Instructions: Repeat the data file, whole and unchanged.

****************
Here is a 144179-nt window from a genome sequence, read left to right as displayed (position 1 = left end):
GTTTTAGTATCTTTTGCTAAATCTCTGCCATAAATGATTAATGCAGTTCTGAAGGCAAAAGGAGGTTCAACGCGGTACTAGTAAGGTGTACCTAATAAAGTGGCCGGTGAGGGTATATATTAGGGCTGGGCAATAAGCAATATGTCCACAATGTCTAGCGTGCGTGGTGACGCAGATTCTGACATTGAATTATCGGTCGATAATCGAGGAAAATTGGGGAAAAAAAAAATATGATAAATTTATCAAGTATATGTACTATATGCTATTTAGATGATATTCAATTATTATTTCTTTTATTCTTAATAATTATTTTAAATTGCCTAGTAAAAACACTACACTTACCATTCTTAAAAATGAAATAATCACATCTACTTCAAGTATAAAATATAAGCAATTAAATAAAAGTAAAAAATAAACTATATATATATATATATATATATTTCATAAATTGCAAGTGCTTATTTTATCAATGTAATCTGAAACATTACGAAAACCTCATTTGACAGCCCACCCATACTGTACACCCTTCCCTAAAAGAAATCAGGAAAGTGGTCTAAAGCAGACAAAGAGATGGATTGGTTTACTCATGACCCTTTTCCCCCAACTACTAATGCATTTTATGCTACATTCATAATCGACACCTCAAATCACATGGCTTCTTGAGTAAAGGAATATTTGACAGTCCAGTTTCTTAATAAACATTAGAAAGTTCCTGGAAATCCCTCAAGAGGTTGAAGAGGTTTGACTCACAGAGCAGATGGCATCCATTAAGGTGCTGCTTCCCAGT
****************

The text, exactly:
Here is a 144179-nt window from a genome sequence, read left to right as displayed (position 1 = left end):
GTTTTAGTATCTTTTGCTAAATCTCTGCCATAAATGATTAATGCAGTTCTGAAGGCAAAAGGAGGTTCAACGCGGTACTAGTAAGGTGTACCTAATAAAGTGGCCGGTGAGGGTATATATTAGGGCTGGGCAATAAGCAATATGTCCACAATGTCTAGCGTGCGTGGTGACGCAGATTCTGACATTGAATTATCGGTCGATAATCGAGGAAAATTGGGGAAAAAAAAAATATGATAAATTTATCAAGTATATGTACTATATGCTATTTAGATGATATTCAATTATTATTTCTTTTATTCTTAATAATTATTTTAAATTGCCTAGTAAAAACACTACACTTACCATTCTTAAAAATGAAATAATCACATCTACTTCAAGTATAAAATATAAGCAATTAAATAAAAGTAAAAAATAAACTATATATATATATATATATATATTTCATAAATTGCAAGTGCTTATTTTATCAATGTAATCTGAAACATTACGAAAACCTCATTTGACAGCCCACCCATACTGTACACCCTTCCCTAAAAGAAATCAGGAAAGTGGTCTAAAGCAGACAAAGAGATGGATTGGTTTACTCATGACCCTTTTCCCCCAACTACTAATGCATTTTATGCTACATTCATAATCGACACCTCAAATCACATGGCTTCTTGAGTAAAGGAATATTTGACAGTCCAGTTTCTTAATAAACATTAGAAAGTTCCTGGAAATCCCTCAAGAGGTTGAAGAGGTTTGACTCACAGAGCAGATGGCATCCATTAAGGTGCTGCTTCCCAGT